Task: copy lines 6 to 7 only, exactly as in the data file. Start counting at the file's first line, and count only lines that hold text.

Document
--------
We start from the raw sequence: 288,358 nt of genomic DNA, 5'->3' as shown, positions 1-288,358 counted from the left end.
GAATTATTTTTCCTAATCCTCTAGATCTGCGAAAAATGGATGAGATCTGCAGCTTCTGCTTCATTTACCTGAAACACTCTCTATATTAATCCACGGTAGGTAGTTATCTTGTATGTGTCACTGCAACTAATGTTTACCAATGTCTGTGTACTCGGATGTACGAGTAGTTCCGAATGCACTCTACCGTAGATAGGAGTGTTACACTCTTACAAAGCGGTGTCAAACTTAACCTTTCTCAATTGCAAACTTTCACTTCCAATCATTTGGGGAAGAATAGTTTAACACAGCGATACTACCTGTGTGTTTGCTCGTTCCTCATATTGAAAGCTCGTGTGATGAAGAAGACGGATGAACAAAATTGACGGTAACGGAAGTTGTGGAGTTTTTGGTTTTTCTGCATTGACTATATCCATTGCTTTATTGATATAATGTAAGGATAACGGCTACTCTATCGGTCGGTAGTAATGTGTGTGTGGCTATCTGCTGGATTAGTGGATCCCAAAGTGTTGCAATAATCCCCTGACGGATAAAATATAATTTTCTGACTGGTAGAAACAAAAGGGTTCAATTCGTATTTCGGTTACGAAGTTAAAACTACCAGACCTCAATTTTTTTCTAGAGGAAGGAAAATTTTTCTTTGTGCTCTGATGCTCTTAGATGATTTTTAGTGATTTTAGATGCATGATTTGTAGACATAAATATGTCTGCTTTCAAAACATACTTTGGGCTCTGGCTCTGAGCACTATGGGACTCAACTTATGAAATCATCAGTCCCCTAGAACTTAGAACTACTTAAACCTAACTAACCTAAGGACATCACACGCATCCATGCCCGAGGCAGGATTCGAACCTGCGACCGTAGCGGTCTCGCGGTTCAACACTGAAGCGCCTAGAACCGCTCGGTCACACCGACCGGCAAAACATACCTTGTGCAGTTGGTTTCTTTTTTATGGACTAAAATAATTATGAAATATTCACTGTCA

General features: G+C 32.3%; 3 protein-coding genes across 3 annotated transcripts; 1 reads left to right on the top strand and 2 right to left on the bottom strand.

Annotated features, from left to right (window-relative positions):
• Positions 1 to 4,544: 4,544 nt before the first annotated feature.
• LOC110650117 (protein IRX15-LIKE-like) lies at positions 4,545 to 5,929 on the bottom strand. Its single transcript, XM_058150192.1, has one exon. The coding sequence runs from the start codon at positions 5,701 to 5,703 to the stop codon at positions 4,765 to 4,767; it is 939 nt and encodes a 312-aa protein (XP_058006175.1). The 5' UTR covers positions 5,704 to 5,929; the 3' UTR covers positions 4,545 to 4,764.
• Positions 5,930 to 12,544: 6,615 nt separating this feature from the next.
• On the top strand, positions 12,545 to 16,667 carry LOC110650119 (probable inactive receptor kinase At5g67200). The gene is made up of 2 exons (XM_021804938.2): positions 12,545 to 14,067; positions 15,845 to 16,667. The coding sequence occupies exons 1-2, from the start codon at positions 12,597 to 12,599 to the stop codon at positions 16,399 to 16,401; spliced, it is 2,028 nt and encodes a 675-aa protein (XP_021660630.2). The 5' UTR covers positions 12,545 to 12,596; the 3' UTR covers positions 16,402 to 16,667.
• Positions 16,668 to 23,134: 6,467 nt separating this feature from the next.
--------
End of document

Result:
• LOC110650117 (protein IRX15-LIKE-like) lies at positions 4,545 to 5,929 on the bottom strand. Its single transcript, XM_058150192.1, has one exon. The coding sequence runs from the start codon at positions 5,701 to 5,703 to the stop codon at positions 4,765 to 4,767; it is 939 nt and encodes a 312-aa protein (XP_058006175.1). The 5' UTR covers positions 5,704 to 5,929; the 3' UTR covers positions 4,545 to 4,764.
• Positions 5,930 to 12,544: 6,615 nt separating this feature from the next.